Collapse at Meuse-Argonne: The Failure of the Missouri-Kansas Division

Collapse at Meuse-Argonne: The Failure of the Missouri-Kansas Division

Collapse at Meuse-Argonne: The Failure of the Missouri-Kansas Division

Collapse at Meuse-Argonne: The Failure of the Missouri-Kansas Division

Synopsis

During World War I, the Thirty-fifth Division was made up of combined National Guard units from Missouri and Kansas. Composed of thousands of men from the two states, the Missouri-Kansas Division entered the great battle of the Meuse-Argonne with no battle experience and only a small amount of training, a few weeks of garrisoning in a quiet sector in Alsace. The division fell apart in five days, and the question Robert Ferrell attempts to answer is why. The Thirty-fifth Division was based at Camp Doniphan on the Fort Sill reservation in Oklahoma and was trained essentially for stationary, or trench, warfare. In March 1918, the German army launched a series of offensives that nearly turned the tide on the Western Front. The tactics were those of open warfare, quick penetrations by massive forces, backed by heavy artillery and machine guns. The American Expeditionary Forces (AEF) commanded by Gen. John J. Pershing were unprepared for this change in tactics. Therefore, when the Thirty-fifth Divisionwas placed,in the opening attack in the Meuse-Argonne on September 26, 1918, it quickly fell. In addition to the Thirty-fifth Division's lack of experience, its problems were compounded by the necessary confusions of turning National Guard units into a modern assemblage of men and machines. Although the U.S. Army utilized observers during the Russo-Japanese War of 1904-1905 and in the initial years of World War I, their dispatches had piled up in the War College offices in Washington and, unfortunately, were never studied. The Thirty-fifth Division was also under the command of an incompetent major general and three incompetent brigade commanders. The result was a debacle in five days, with thedivision line pushed backward and held only by the 110th Engineer Regiment of twelve hundred men, bolstered by what retreating men could be shoved into the line, some of them at gunpoint. Although three divisions collapsed a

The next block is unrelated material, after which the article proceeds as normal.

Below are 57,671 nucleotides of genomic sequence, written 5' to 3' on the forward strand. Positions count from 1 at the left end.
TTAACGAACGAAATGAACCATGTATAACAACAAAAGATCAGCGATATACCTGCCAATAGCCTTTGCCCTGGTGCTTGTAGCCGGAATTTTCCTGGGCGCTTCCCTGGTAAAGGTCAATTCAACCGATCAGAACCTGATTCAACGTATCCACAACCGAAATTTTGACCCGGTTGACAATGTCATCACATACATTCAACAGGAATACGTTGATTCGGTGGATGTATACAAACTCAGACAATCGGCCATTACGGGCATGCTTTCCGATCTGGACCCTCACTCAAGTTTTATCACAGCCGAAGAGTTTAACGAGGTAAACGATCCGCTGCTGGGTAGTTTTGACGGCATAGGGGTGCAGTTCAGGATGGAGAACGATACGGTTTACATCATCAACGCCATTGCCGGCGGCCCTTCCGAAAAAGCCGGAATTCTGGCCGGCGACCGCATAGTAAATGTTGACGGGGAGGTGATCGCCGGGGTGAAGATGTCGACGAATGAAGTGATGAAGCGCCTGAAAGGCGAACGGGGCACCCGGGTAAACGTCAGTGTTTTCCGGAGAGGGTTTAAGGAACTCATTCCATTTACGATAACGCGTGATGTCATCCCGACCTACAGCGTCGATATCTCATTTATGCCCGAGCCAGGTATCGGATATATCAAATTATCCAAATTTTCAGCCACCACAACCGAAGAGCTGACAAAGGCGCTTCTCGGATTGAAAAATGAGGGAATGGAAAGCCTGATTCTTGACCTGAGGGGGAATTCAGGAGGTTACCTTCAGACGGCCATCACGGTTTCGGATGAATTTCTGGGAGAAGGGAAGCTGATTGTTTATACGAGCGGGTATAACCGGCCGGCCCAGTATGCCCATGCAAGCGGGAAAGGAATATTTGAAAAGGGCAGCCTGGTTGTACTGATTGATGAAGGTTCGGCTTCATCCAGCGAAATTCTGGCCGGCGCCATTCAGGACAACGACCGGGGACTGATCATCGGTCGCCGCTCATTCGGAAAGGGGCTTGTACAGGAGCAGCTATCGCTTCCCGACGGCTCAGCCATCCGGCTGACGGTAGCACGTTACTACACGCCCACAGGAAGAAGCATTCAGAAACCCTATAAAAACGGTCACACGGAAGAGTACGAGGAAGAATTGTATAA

Excerpt

It is always a pleasant task to write of a winning military unit or commander. The defeats, and there have been many in American history and indeed in the history of all nations, are less pleasant, especially when they involve, as did that of the Thirty-fifth (Missouri-Kansas) Division in World War I in the battle of the Meuse-Argonne, a high-minded, hardworking group that deserved to win. The Thirty-fifth contained men with a future. The most remarkable in that respect was Captain Harry S. Truman of Battery D of the 129th Field Artillery Regiment. Major Dwight F. Davis, adjutant of the division's Sixty-ninth Brigade, became secretary of war in the administration of President Calvin Coolidge and was perhaps better known as the donor of the Davis Cup in tennis. Major Bennett Champ Clark would serve as U.S. senator from Missouri. The division's YMCA head, Henry J. Allen, was a notable progressive in Kansas politics, a close friend of William Allen White of the Emporia Gazette, and was elected governor of his state in 1918. Several of the principal officers of the division, two of them regimental commanders, were admirable figures. The commander of the 139th Infantry Regiment, a National Guard officer, Lieutenant Colonel Carl L. Ristine, a remarkably handsome former football player at the University of Missouri, possessed verve and intelligence. His was a leadership any regiment could admire. Commanding the 140th Infantry was Lieutenant Colonel Channing E. Delaplane, a Regular Army officer, a figure to remember if only because of his facial features, which resembled those of a bulldog; “Dogface Delaplane” was his sobriquet, and he knew of it and was proud of it. He was the only regimental colonel who kept his regiment together until the last day of the action. Of the battalion commanders there was Major Joseph E.

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